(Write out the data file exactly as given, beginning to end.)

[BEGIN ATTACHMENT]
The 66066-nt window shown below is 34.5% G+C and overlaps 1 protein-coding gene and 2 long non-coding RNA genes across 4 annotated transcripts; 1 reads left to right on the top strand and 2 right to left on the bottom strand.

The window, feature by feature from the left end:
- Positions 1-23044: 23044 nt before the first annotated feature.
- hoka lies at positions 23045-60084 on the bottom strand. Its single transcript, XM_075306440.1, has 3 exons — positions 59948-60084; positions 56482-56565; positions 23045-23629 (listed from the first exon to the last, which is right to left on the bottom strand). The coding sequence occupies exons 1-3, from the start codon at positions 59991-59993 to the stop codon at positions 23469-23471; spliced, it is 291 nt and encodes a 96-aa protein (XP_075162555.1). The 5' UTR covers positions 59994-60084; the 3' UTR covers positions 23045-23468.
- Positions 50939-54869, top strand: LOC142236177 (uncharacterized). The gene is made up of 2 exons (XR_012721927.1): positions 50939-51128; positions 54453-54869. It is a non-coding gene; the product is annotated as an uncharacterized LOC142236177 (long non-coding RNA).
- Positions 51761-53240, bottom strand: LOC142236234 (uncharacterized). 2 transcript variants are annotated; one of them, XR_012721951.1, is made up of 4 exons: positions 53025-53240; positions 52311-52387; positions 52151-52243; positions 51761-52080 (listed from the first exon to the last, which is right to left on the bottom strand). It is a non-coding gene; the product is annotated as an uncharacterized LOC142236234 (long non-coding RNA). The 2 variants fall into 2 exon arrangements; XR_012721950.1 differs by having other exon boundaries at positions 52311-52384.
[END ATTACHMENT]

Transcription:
The 66066-nt window shown below is 34.5% G+C and overlaps 1 protein-coding gene and 2 long non-coding RNA genes across 4 annotated transcripts; 1 reads left to right on the top strand and 2 right to left on the bottom strand.

The window, feature by feature from the left end:
- Positions 1-23044: 23044 nt before the first annotated feature.
- hoka lies at positions 23045-60084 on the bottom strand. Its single transcript, XM_075306440.1, has 3 exons — positions 59948-60084; positions 56482-56565; positions 23045-23629 (listed from the first exon to the last, which is right to left on the bottom strand). The coding sequence occupies exons 1-3, from the start codon at positions 59991-59993 to the stop codon at positions 23469-23471; spliced, it is 291 nt and encodes a 96-aa protein (XP_075162555.1). The 5' UTR covers positions 59994-60084; the 3' UTR covers positions 23045-23468.
- Positions 50939-54869, top strand: LOC142236177 (uncharacterized). The gene is made up of 2 exons (XR_012721927.1): positions 50939-51128; positions 54453-54869. It is a non-coding gene; the product is annotated as an uncharacterized LOC142236177 (long non-coding RNA).
- Positions 51761-53240, bottom strand: LOC142236234 (uncharacterized). 2 transcript variants are annotated; one of them, XR_012721951.1, is made up of 4 exons: positions 53025-53240; positions 52311-52387; positions 52151-52243; positions 51761-52080 (listed from the first exon to the last, which is right to left on the bottom strand). It is a non-coding gene; the product is annotated as an uncharacterized LOC142236234 (long non-coding RNA). The 2 variants fall into 2 exon arrangements; XR_012721950.1 differs by having other exon boundaries at positions 52311-52384.